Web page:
A bit of a shameless plug, but I also created an open-source link shortener, using Python and Flask. Although not as polished and full-fledged as this one, it done its job pretty well, with basic click statistics and custom key URLs.

Application error: a client-side exception has occurred (see the browser console for more information).

I'm using Bromite on Android

The grandfather of all link shorteners:

I had a subdomain registered there in approx. 2006 and it still is live. Unfortunately, the target domain and website is long gone.

I read "Billy alternative" and waited for some cool Ikea hack. Bummer.
Still need to fix some bugs, but I made an URL expander using Preact and Cloudflare Workers:
Great website. I really like the globe and overall theme - reminds me of Vercel. One small note - the github stars image made me think you had 0 stars. Not a big deal, but you might want to update it.

Great work

I had an account before in Bitly, the username is "username", one day, they just deleted my account for no reason. I never used their service again.
earlier there was an option to add "+" at the end of any link and you can see the stats of any shortened URL. Is that something you've given a thought?
Is there a special thing to prevent being blocked from most platforms? For instance, if I post your shortlink on HackerNews, can I be marked as "dupe"
The last thing the Internet needs is more link shorteners.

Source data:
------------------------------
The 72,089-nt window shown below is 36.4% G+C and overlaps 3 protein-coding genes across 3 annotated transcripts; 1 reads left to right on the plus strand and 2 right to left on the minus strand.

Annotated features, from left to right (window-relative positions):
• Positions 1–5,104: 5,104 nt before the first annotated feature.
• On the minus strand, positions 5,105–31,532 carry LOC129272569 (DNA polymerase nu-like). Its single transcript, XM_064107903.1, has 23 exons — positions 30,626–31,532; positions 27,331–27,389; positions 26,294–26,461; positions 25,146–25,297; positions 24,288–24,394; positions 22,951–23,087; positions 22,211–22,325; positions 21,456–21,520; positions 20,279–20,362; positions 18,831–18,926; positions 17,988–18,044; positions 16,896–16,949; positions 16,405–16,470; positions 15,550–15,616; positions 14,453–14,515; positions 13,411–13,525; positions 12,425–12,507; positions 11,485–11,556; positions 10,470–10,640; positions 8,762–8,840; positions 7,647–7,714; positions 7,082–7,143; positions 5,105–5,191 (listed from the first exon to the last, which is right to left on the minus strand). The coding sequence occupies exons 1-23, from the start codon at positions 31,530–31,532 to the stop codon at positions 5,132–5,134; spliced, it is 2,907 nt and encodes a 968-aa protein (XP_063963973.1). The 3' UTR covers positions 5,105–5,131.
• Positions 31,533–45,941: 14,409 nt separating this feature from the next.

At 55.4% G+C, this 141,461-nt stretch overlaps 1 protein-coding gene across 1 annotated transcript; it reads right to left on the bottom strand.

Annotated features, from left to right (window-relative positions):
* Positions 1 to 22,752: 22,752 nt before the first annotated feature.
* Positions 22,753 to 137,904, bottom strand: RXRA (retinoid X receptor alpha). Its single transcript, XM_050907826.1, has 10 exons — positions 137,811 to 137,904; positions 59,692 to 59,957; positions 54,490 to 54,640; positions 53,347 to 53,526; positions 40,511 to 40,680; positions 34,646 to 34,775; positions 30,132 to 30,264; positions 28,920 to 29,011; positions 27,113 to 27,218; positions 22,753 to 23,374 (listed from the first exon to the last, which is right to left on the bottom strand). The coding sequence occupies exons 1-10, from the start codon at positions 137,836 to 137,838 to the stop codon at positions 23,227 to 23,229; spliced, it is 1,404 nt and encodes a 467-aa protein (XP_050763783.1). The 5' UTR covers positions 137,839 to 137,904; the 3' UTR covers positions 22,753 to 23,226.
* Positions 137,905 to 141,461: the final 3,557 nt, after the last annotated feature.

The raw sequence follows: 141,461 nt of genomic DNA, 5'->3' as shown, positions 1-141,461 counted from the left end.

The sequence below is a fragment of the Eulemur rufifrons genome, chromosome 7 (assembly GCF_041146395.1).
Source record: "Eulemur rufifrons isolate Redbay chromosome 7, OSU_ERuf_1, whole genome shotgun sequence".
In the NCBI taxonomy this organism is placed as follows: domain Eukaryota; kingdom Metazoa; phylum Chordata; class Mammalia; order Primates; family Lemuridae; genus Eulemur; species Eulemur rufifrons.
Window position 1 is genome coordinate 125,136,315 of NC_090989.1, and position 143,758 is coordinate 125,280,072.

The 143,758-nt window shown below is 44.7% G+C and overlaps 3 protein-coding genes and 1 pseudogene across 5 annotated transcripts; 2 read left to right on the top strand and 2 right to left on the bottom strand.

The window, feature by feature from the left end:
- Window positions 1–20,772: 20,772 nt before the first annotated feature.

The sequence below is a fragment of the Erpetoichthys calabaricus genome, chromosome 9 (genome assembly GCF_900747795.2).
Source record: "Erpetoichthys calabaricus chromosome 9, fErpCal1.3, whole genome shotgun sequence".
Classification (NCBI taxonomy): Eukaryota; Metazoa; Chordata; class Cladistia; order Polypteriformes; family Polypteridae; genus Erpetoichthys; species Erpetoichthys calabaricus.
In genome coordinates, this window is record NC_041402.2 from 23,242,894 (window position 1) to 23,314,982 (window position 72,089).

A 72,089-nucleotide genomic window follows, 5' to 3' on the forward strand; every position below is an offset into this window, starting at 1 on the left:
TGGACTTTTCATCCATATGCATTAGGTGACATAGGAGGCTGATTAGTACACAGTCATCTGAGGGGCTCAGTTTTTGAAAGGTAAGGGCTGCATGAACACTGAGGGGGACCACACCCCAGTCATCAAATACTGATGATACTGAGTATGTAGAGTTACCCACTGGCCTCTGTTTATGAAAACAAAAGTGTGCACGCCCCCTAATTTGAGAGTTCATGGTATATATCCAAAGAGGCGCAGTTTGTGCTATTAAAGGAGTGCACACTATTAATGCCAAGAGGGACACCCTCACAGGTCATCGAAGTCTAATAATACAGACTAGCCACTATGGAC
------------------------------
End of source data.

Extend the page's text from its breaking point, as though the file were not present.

Can I ask what you used to make that landing page? I've seen a lot of pages use that template lately and it's killing me not knowing
This looks nice!

I recently deployed my own Rallly instance (Doodle alternative) via docker-compose and would love to give a try.

Any plans for releasing a docker version?

Very laggy - i am getting 10 FPS in your website. You should consider optimizing. Good project, congrats!
Not to be negative, but aren't there like a billion open source url shorteners at this point?
What happens on the free plan and the 1001'th person clicks the link?
Is your website cryptojacking? It blew up my GPU.
Redis as a primary database gives me chills.
I'm not sure how being open source helps here. How do we know the code that is running on the service is the same as the open source code?
the globe on the homepage needs some lube. scrolling it on mobile takes some while
nice try nsa
in rust?
Your site is completely killing my browser.